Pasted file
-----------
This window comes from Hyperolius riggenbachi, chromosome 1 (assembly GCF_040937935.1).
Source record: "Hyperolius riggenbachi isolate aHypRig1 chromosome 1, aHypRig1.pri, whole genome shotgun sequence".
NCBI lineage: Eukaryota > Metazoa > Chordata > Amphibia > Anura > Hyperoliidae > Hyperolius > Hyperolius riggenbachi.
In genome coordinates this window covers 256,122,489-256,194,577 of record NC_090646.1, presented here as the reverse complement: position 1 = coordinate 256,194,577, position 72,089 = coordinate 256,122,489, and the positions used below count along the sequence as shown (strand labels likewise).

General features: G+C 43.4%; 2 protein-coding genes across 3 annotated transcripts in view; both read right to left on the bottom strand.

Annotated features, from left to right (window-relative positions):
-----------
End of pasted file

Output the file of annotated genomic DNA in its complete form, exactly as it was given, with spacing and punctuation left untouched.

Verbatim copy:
This window comes from Hyperolius riggenbachi, chromosome 1 (assembly GCF_040937935.1).
Source record: "Hyperolius riggenbachi isolate aHypRig1 chromosome 1, aHypRig1.pri, whole genome shotgun sequence".
NCBI lineage: Eukaryota > Metazoa > Chordata > Amphibia > Anura > Hyperoliidae > Hyperolius > Hyperolius riggenbachi.
In genome coordinates this window covers 256,122,489-256,194,577 of record NC_090646.1, presented here as the reverse complement: position 1 = coordinate 256,194,577, position 72,089 = coordinate 256,122,489, and the positions used below count along the sequence as shown (strand labels likewise).

General features: G+C 43.4%; 2 protein-coding genes across 3 annotated transcripts in view; both read right to left on the bottom strand.

Annotated features, from left to right (window-relative positions):